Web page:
Monday, August 27, 2012

Jazz Royalty

I can't remember why I made this sketch – possibly it was for a display for the record store I worked in back in college. Whatever the reason, happy birthday, Yard!

August 27th and 29th are cardinal days in jazz culture, being the respective birthdays of Lester Young and Charlie Parker. I always do a special on my radio show for them, and I thought I'd mark the dates by posting an offering here at Gems as well.

Nothing need be said here about these two seminal figures – if you're into jazz, you already know the backstory. The President was the progenitor of a entirely divergent school of thought about the tenor saxophone and the Bird took flight on those ideas and made improvisation into an art music. 'Nuff said.

Lester as one of Walter Page's Blue Devils
in 1932. With him are Doc Ross, left, and
Buster Smith, right, the band's other reed
players. Pres does indeed look devilish with
whatever that is behind him.
These two LPs came into my possession when I was working in Boston at that Discount Records warehouse I mentioned many posts ago. The assistant manager of the company's Northeast region had offices there and I would see him occasionally on the phone behind his desk as I humped record cartons from the freight elevator to the delivery truck. He was about my age and was something of a party animal with high-waist bell bottoms, platform shoes, fitted nylon shirts and a severely teased mullet. He had a penchant for all-night revels, usually with a few of the hipper store managers in tow, and after one particularly wild weekend he never returned. The story went around that he'd burned too many bridges and had been asked to seek his fortune elsewhere. We heard he'd gone to L.A.

A few days after his departure, several skids of boxes were delivered to the warehouse. These turned out to be the former assistant manager's personal effects. The cartons contained clothes, shoes, toiletries, papers, nick-knacks and the like, and we were supposed repack them and ship them out to him when the word came down. I noted that along with all the personal stuff were a half dozen boxes of records. These intrigued me, because they were almost all rare and unusual imported jazz LPs. The manager, I knew, cared nothing for jazz and wouldn't have known John Coltrane from Chi Coltrane. How had these come into his possession?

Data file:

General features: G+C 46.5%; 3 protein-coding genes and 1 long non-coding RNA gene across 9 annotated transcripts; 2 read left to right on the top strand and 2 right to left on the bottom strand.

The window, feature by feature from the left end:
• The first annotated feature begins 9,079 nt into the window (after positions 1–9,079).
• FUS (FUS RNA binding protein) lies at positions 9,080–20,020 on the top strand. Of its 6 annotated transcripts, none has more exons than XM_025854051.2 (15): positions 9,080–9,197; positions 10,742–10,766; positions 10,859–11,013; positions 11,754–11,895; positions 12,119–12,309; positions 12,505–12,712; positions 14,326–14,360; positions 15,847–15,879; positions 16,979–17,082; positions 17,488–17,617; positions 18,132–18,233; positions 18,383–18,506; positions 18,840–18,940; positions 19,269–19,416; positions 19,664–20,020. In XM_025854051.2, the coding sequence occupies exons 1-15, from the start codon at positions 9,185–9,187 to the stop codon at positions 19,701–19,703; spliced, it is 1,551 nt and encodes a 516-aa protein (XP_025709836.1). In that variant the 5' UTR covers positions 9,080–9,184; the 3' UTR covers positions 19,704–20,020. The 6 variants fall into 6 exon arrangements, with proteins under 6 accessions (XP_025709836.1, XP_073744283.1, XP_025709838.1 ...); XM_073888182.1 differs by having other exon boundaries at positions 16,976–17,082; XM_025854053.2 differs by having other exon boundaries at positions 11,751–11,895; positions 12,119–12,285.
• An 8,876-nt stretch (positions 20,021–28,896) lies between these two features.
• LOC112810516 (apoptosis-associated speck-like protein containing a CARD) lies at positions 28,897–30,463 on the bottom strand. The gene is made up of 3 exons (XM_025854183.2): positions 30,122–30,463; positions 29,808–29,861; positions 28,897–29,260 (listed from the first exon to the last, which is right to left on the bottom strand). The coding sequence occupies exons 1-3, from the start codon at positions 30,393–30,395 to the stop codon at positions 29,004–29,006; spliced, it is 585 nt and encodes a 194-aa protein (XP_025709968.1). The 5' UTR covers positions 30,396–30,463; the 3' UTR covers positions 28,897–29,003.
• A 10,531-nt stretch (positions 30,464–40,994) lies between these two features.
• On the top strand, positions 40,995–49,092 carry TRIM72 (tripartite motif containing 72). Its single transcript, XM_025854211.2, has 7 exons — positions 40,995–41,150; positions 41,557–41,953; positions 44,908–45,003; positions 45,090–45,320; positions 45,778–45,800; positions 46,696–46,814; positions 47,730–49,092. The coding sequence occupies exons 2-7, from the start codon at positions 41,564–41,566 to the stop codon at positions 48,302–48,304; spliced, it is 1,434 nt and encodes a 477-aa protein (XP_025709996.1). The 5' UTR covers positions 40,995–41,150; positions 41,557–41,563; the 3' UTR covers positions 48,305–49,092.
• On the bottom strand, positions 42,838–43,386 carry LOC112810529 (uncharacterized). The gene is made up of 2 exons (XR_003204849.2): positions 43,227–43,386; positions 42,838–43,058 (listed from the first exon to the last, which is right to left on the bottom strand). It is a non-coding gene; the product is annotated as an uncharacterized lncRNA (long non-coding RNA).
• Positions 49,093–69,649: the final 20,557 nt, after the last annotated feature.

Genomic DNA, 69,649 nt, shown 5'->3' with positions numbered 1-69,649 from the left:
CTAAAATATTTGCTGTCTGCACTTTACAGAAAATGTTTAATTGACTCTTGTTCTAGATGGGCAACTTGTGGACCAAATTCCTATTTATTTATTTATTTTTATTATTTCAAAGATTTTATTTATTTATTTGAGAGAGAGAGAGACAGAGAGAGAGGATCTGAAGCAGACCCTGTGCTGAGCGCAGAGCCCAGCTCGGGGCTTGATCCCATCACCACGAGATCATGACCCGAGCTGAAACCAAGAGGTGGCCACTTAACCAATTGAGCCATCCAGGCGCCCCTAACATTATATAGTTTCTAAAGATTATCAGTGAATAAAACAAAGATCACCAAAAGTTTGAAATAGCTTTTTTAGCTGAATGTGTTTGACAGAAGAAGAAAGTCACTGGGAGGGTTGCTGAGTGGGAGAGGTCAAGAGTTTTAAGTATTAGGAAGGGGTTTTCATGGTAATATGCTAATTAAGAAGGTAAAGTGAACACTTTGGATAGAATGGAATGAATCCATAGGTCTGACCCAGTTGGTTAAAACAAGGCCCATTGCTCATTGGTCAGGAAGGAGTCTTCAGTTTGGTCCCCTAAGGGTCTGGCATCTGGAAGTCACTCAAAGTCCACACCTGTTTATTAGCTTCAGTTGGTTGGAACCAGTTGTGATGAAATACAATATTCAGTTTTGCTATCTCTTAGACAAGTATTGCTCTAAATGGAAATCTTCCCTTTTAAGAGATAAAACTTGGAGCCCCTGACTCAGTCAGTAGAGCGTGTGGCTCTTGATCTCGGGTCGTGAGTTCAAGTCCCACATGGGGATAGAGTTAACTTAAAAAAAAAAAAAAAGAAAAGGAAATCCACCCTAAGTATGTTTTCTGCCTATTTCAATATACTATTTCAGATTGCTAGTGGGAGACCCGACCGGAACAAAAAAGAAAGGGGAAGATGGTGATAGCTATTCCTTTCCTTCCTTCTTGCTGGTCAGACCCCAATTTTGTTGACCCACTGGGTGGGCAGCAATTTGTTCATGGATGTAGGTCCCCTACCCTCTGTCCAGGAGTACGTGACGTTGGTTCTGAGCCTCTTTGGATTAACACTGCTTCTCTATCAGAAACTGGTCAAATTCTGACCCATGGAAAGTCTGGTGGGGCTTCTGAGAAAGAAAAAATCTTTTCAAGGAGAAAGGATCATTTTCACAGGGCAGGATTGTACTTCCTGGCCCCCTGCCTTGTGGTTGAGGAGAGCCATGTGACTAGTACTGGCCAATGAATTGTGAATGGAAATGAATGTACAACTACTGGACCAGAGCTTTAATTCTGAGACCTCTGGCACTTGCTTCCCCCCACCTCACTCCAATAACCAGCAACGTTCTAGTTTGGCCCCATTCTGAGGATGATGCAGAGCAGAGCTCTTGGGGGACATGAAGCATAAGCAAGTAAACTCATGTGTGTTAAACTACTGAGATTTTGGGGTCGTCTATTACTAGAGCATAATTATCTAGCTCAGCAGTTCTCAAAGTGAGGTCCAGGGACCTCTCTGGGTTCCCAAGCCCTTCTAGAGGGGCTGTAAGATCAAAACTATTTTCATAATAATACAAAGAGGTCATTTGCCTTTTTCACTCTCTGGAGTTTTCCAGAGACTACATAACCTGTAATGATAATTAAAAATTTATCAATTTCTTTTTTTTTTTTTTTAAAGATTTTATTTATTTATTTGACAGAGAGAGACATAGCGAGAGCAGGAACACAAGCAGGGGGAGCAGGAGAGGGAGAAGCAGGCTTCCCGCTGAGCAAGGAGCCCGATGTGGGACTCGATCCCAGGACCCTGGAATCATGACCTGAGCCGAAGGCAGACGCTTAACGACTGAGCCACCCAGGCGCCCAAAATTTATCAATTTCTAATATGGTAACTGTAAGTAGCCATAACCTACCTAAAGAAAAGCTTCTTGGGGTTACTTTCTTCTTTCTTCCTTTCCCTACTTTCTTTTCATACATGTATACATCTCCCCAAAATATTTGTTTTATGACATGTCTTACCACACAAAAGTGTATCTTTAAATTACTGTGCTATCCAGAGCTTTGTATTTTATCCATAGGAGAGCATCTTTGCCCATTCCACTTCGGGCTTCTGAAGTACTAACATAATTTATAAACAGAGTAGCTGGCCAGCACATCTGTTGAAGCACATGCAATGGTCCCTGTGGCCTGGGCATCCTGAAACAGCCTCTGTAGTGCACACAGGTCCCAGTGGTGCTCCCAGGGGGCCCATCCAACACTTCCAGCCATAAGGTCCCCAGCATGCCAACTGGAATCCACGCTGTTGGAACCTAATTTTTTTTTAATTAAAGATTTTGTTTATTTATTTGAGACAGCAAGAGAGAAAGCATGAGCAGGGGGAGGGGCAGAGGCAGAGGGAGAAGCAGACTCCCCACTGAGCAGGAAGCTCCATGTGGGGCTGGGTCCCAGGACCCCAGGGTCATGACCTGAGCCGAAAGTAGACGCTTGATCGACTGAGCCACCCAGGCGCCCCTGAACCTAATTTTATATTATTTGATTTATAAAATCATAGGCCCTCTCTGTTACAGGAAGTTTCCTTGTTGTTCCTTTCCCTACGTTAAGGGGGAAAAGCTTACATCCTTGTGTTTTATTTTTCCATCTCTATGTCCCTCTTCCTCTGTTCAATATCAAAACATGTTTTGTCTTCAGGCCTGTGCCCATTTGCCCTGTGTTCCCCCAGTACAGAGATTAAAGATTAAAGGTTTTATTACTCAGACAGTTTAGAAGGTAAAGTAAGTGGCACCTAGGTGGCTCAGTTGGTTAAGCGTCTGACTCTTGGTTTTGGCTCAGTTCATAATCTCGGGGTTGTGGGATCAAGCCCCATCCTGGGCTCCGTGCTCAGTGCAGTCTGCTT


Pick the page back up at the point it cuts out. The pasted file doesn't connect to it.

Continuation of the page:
Word never did come down on where to ship the boxes. The assistant manager's effects sat a the corner of the warehouse for months. My boss eventually tired of moving the cartons and got rid of them. But before he did, we were allowed to pick through the lot. I, of course, went for the records, and these two Queen Discs were among those I took.

The music contained in these records is probably available today on CD in one form or another, but back in the '70s these performances were ultra-rare. And they are, almost without exception, truly inspired.

The accepted take on Lester's playing following his devastating US Army stint is that it is inferior. His performances here disprove that canard. "Jumpin' with Symphony Sid" stands with the best of Pres, and "Lester Leaps In" is outstanding. Plus, you get to hear Lester introduce the tunes. 

The Bird LP captures Charlie in several unusual settings – including a version of "Groovin' High" with Lionel Hampton's keyboardist, Milt Buckner, playing organ. "Dance of the Infidels" finds Bird playing with the Massey Hall line-up minus Diz, probably right around the same time as the famed Toronto concert. It's astonishing for its intensity. And on the Bandbox aircheck, Bird corrects a confused Leonard Feather on tune titles.

So, happy birthday to Bird and Pres! Celebrate by enjoying these fine examples of their magnificent artistry. The files were, as always, ripped from the original vinyl with only a slight cleaning of sound.

By the way – how did the assistant manager come by these and the other remarkable jazz sides in his pile? I found out many years later that his father was one of the West Coast's leading rare jazz LP dealers. If you've been in the collecting game for a while, you've probably been a recipient of one of his record auction lists in the not-too-distant past ...

Charlie Parker
Charlie Parker

Parker, as; various groups, locations, dates (see cover for listings). 
Queen Disc 002

1. Anthropology
2. Cool Blues
3. Your Father's Moustache
4. Groovin' High
5. Star Eyes
6. Ornithology/How High the Moon
7. Diggin' Diz
8. Embracable You
9. Moose the Mooche
10. Cheryl
11. Dance of the Infidels

 Lester Young
Lester Young

Lester Young, ts: various groups, locations, dates (see cover for listings). 
Queen Disc 001

1. Pennies from Heaven
2. Polka Dots and Moonbeams
3. Jumpin' with Symphony Sid
4. These Foolish Things
5. Three Little Words
6. Lester Leaps In
7. A Ghost of a Chance
8. Just You, Just Me
9. Sweet Georgia Brown


  1. Excellent and timely share! I'm sure your birthday show for these two giants is a good one. I look forward to spinning these after I get a dose of today's portion of the WKCR 3 day Pres/Bird broadcast. August 27-29 are three great days of music and celebration for us jazz fans. Thank you for posting these.

  2. Good to hear from you, JC. Brother Phil Schaap was in rare form during his broadcast segments for the WKCR Pres/Bird fete. I was just listening to his recap of the Billy Berg gig with Diz and the Rebop Six as I was driving home from work this afternoon. Myself, I did a very protracted sampling of the Benedetti recordings on my WJFF show. Bird lives, Pres reigns!

  3. Just found your great blog. Many thanks for these Pres and Bird offerings.